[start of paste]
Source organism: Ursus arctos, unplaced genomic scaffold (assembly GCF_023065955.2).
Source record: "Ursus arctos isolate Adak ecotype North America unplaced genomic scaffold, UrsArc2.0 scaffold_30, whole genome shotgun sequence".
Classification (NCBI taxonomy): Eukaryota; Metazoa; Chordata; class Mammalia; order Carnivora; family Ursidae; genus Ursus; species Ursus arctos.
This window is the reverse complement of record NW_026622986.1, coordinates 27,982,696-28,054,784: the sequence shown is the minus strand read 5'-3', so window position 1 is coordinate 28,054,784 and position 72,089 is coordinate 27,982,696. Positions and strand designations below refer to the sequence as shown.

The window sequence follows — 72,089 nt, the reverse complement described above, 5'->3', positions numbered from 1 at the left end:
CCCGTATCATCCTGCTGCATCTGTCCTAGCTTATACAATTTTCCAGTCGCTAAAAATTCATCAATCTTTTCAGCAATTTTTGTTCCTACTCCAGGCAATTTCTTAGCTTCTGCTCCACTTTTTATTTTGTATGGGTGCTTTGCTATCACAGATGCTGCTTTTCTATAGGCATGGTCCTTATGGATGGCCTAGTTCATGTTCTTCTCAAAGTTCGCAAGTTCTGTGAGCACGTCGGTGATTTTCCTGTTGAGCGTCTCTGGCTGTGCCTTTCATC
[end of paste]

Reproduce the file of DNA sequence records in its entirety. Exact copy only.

Source organism: Ursus arctos, unplaced genomic scaffold (assembly GCF_023065955.2).
Source record: "Ursus arctos isolate Adak ecotype North America unplaced genomic scaffold, UrsArc2.0 scaffold_30, whole genome shotgun sequence".
Classification (NCBI taxonomy): Eukaryota; Metazoa; Chordata; class Mammalia; order Carnivora; family Ursidae; genus Ursus; species Ursus arctos.
This window is the reverse complement of record NW_026622986.1, coordinates 27,982,696-28,054,784: the sequence shown is the minus strand read 5'-3', so window position 1 is coordinate 28,054,784 and position 72,089 is coordinate 27,982,696. Positions and strand designations below refer to the sequence as shown.

The window sequence follows — 72,089 nt, the reverse complement described above, 5'->3', positions numbered from 1 at the left end:
CCCGTATCATCCTGCTGCATCTGTCCTAGCTTATACAATTTTCCAGTCGCTAAAAATTCATCAATCTTTTCAGCAATTTTTGTTCCTACTCCAGGCAATTTCTTAGCTTCTGCTCCACTTTTTATTTTGTATGGGTGCTTTGCTATCACAGATGCTGCTTTTCTATAGGCATGGTCCTTATGGATGGCCTAGTTCATGTTCTTCTCAAAGTTCGCAAGTTCTGTGAGCACGTCGGTGATTTTCCTGTTGAGCGTCTCTGGCTGTGCCTTTCATC